The lack of precision is due to traces of destruction caused by the extirpators of idolatry (people in charge of eliminating local cult icons) during the Colonial period. It also has a rocky outcrop decorated with a passage leading to an underground chamber, a complex of terraces, rooms and a drainage system to evacuate water from the site.

Qenqo's amphitheater is right away from the entrance to the archaeological complex.

Intihuatana and Astronomical Observatory

On the flattened and polished living rock two short cylinders protrude. It is likely that it was an intihuatana, which translates to “place where the sun is tied”, that is, it allows calculating the position of the sun. It is not known how this artifact worked. It remains an enigma to this day. But it is presumed to have been a kind of astronomical observatory used to measure time, to establish the seasons, determine the solstices and equinoxes, and as a shrine it was a place of worship to the Sun, the Moon, Venus and the stars.


This is a Quechua name that means “temple or place that has monkeys”. It is located 500 meters directly east of Qenqo Grande. It has a carved stone almost two meters high that some believe resembles the shape of a toad. On that rock, reliefs of snakes and monkeys that may have given the place its name are still visible.

The Underground Chamber

The rock carving done here is a real feat. Floors, ceilings, walls, tables and niches were carefully carved into the living rock. Undoubtedly, it was a place of worship for secret and hidden rituals. The builders completed its layout with service rooms around the perimeter. It also has terraces and channels for rainwater drainage.

The Carved Stone

Behind that stone rises a rocky promontory where a staircase carved into the living rock leads to the summit. There the small zigzag canal is born which, starting from a smaller hole, descends and then bifurcates into one branch that follows the slope and another that reaches the underground chamber inside the rocky outcrop. It may have served to conduct the chicha (corn beverage) offered or the blood of the llama sacrifices from some ritual not yet clarified. At the same summit there are carved remains of what could have been a condor, whose head was broken, as well as that of a puma. There are also remains of a room.

Several carvings are found atop the complex's structure.
Several carvings are found atop the complex’s structure.

The Zigzag Canal

It is located very close to the intihuatana. The Cusco historian Víctor Angeles describes it as follows: “starting from a small hole, it moves along an inclined plane and broken line, then bifurcates, one of the branches conducted the liquid set in motion to the Underground Chamber or Room of Sacrifices“. The liquid could have been the blood of the sacrificed beings (animals and/or humans) to the gods.

The Mortuary Chamber

The mystery of Andean worship is one of the attractions of Inca culture. Regarding the so-called “Room of Sacrifices”, doubts still have not been resolved. It is an underground chamber, entirely carved into a gigantic rock. In the lower portion of the great rocky outcrop, the floor, ceiling, walls, tables, cupboards and voids are carved. It is said that this underground chamber may have been used to embalm nobles, but it is also possible that human and animal sacrifices took place there.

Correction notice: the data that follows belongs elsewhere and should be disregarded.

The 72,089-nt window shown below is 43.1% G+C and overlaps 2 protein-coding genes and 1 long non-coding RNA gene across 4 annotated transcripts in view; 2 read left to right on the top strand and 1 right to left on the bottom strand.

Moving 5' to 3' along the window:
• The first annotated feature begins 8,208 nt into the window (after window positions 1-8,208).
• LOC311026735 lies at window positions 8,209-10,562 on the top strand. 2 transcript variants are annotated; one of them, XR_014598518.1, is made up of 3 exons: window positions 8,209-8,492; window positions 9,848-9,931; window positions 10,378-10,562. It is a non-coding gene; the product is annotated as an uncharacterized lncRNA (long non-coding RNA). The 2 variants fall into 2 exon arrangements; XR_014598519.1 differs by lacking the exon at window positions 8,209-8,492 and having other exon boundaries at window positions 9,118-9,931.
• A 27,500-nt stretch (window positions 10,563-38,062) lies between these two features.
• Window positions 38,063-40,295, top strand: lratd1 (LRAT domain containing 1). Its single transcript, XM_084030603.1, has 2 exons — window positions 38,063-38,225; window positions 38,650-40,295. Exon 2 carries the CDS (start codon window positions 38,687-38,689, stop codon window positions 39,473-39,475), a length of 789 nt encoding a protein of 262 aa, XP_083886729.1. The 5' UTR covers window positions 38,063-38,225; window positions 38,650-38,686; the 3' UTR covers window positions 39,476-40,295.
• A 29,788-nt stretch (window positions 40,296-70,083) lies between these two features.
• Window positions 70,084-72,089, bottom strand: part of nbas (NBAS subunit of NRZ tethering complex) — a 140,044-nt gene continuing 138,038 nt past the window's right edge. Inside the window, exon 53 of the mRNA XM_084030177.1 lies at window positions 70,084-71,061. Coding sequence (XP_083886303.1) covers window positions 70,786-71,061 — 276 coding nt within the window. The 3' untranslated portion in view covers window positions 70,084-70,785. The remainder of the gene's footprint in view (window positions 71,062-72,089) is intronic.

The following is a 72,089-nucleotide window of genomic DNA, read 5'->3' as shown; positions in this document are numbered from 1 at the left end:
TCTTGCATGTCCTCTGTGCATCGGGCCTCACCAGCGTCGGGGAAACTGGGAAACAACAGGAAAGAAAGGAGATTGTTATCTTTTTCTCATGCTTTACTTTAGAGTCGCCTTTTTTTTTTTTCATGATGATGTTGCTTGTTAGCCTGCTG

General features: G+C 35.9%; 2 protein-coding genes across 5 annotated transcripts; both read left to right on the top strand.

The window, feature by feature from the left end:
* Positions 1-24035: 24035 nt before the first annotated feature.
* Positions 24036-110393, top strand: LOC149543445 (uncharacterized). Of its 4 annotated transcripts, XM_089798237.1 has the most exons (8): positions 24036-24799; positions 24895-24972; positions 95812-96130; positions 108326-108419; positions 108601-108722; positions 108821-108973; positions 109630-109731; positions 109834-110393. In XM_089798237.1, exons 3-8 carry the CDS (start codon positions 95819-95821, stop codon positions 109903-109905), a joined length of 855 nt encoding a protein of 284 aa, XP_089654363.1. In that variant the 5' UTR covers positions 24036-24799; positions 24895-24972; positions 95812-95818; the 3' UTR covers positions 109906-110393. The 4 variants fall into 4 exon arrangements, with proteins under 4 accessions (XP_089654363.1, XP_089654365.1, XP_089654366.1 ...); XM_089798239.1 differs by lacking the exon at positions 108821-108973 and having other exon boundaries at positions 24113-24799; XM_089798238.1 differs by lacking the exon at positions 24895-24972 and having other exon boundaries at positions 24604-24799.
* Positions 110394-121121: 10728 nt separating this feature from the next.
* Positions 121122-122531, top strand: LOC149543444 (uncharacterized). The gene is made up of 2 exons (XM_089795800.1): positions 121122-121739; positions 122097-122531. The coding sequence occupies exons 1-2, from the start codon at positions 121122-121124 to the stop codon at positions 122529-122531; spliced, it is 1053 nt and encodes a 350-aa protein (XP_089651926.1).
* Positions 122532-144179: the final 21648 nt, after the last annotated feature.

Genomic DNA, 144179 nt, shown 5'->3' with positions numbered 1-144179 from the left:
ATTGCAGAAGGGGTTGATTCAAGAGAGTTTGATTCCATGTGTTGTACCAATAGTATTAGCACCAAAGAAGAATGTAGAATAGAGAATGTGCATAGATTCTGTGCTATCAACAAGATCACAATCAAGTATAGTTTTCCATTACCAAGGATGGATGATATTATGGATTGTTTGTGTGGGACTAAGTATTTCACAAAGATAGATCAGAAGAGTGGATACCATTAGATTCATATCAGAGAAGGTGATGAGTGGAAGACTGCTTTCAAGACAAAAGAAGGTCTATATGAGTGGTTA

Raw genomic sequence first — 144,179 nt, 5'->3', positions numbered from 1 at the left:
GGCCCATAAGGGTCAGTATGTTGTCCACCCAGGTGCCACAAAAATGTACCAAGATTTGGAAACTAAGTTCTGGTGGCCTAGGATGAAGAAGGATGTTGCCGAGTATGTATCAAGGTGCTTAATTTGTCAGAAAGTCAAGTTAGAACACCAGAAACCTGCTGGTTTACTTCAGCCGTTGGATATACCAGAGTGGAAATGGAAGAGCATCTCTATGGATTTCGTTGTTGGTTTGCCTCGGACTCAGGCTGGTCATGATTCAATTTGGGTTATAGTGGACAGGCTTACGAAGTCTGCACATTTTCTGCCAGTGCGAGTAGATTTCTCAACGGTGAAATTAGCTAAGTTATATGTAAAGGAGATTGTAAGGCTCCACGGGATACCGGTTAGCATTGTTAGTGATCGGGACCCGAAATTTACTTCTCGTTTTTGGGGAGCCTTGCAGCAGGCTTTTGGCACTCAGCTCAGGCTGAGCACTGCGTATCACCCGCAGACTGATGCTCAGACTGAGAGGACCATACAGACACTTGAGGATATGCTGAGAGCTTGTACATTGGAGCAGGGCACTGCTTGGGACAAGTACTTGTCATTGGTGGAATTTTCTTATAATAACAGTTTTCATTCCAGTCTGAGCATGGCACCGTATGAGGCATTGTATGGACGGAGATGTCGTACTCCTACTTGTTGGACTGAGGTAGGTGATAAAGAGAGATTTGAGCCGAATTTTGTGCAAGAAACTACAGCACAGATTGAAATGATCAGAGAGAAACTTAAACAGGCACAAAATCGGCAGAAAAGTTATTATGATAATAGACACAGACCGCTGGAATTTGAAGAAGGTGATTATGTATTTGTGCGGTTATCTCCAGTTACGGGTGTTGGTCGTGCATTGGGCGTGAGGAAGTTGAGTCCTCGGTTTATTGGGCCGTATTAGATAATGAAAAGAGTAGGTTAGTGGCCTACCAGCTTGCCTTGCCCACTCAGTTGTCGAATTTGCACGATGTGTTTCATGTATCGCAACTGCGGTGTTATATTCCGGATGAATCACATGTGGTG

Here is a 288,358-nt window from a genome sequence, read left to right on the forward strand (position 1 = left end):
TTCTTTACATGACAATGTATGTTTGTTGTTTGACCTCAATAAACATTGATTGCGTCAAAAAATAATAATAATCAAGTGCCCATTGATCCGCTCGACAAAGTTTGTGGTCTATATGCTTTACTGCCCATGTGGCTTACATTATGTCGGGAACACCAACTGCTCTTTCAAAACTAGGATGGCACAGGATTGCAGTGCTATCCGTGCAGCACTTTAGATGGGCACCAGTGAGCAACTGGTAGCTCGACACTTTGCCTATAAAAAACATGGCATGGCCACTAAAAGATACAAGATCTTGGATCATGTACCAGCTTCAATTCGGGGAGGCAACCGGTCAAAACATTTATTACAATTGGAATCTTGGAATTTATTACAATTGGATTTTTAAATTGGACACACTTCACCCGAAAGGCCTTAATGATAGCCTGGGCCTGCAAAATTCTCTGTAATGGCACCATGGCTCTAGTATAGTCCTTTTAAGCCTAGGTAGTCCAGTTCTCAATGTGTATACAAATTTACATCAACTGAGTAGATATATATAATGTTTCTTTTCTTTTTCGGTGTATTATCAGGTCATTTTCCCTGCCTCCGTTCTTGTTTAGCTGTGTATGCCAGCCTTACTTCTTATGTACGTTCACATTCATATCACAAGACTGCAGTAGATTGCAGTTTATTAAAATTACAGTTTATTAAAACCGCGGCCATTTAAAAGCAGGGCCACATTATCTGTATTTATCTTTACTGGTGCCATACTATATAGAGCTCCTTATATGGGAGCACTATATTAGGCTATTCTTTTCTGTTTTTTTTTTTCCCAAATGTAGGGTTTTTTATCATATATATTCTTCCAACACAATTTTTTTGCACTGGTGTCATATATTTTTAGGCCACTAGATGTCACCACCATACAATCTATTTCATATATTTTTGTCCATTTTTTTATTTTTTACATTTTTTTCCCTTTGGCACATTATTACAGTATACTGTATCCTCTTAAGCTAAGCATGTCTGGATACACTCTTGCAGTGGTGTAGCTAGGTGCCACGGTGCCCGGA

Qenqo Chico (The Small One)

The Qenqo Chico site, much more destroyed than Qenqo Grande, shows remains of high walls, circular planning and the same careful carving of the rock.

Qenqo's underground chamber had an unexplained usage to this day.
Qenqo’s underground chamber had an unexplained usage to this day.


Puca Pucara is an archaeological complex on the way to Tambomachay, forming part of the tourist routes in Cusco. Its functions and the reason for its construction are still unknown to archaeologists, however, traditional information indicates that when the Inca was going to visit the baths of Tambomachay, the formidable entourage of soldiers, dancers and others, stayed at Puca Pucara which was a barracks and tambo (collective lodging with food stores).

Architecture The builders erected three walls with an irregular plan that establish three levels for the site. The first wall has a winding layout that carefully avoids cutting the protruding rocks. Towards the north and behind the outer wall, there are six rooms of different sizes, arranged irregularly so as not to touch the stones that make up the wall. To the west, there is a high trapezoidal plaza accessed by a staircase from the outside. The plaza was surrounded by buildings on two of its sides. The nine regularly laid out rooms in this open space do not seem to belong to a fortified area. A second wall surrounds the central elevation. Between this and the first, there are wide terraces towards the south and east. Behind the second wall there are three atypical rooms for Inca architecture, since two of them do not have a rectangular but rather a trapezoidal plan. The third wall surrounds the summit and no traces of the buildings have remained.

Location Puca Pucara is located on the east side of the road and one kilometer before reaching Tambomachay. The site occupies another of the typical rocky outcrops that stand out on the Sacsayhuaman plain. The archaeological group of Pucapucara is located on the paved road leading to Pisac, 7 km from the city of Cusco, at an altitude of 3,680 m.a.s.l.

The word comes from the Quechua words puca, “red” and pucara, “fortress or defended place”. Indeed, the stones of the place are reddish and this explains its name, but the site does not seem to have been a fortress.